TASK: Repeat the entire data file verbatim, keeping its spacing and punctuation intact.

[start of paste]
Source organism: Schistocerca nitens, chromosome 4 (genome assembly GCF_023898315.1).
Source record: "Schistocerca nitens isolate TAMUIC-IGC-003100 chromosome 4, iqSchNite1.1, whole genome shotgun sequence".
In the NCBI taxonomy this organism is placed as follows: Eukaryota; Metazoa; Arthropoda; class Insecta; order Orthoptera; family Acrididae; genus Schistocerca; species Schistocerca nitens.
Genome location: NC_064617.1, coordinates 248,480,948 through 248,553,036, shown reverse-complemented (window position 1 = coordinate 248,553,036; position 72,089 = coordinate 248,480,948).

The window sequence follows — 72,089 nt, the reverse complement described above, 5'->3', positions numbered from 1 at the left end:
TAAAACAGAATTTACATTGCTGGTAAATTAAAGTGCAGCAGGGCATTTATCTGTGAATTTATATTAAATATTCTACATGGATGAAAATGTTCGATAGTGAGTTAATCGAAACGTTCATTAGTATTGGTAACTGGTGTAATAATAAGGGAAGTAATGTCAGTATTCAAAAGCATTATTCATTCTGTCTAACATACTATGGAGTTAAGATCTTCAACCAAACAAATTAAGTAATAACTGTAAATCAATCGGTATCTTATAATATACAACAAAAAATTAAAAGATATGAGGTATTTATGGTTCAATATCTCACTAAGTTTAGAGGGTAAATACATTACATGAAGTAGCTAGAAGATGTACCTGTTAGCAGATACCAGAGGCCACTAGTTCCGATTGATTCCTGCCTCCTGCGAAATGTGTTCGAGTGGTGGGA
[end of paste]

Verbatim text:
Source organism: Schistocerca nitens, chromosome 4 (genome assembly GCF_023898315.1).
Source record: "Schistocerca nitens isolate TAMUIC-IGC-003100 chromosome 4, iqSchNite1.1, whole genome shotgun sequence".
In the NCBI taxonomy this organism is placed as follows: Eukaryota; Metazoa; Arthropoda; class Insecta; order Orthoptera; family Acrididae; genus Schistocerca; species Schistocerca nitens.
Genome location: NC_064617.1, coordinates 248,480,948 through 248,553,036, shown reverse-complemented (window position 1 = coordinate 248,553,036; position 72,089 = coordinate 248,480,948).

The window sequence follows — 72,089 nt, the reverse complement described above, 5'->3', positions numbered from 1 at the left end:
TAAAACAGAATTTACATTGCTGGTAAATTAAAGTGCAGCAGGGCATTTATCTGTGAATTTATATTAAATATTCTACATGGATGAAAATGTTCGATAGTGAGTTAATCGAAACGTTCATTAGTATTGGTAACTGGTGTAATAATAAGGGAAGTAATGTCAGTATTCAAAAGCATTATTCATTCTGTCTAACATACTATGGAGTTAAGATCTTCAACCAAACAAATTAAGTAATAACTGTAAATCAATCGGTATCTTATAATATACAACAAAAAATTAAAAGATATGAGGTATTTATGGTTCAATATCTCACTAAGTTTAGAGGGTAAATACATTACATGAAGTAGCTAGAAGATGTACCTGTTAGCAGATACCAGAGGCCACTAGTTCCGATTGATTCCTGCCTCCTGCGAAATGTGTTCGAGTGGTGGGA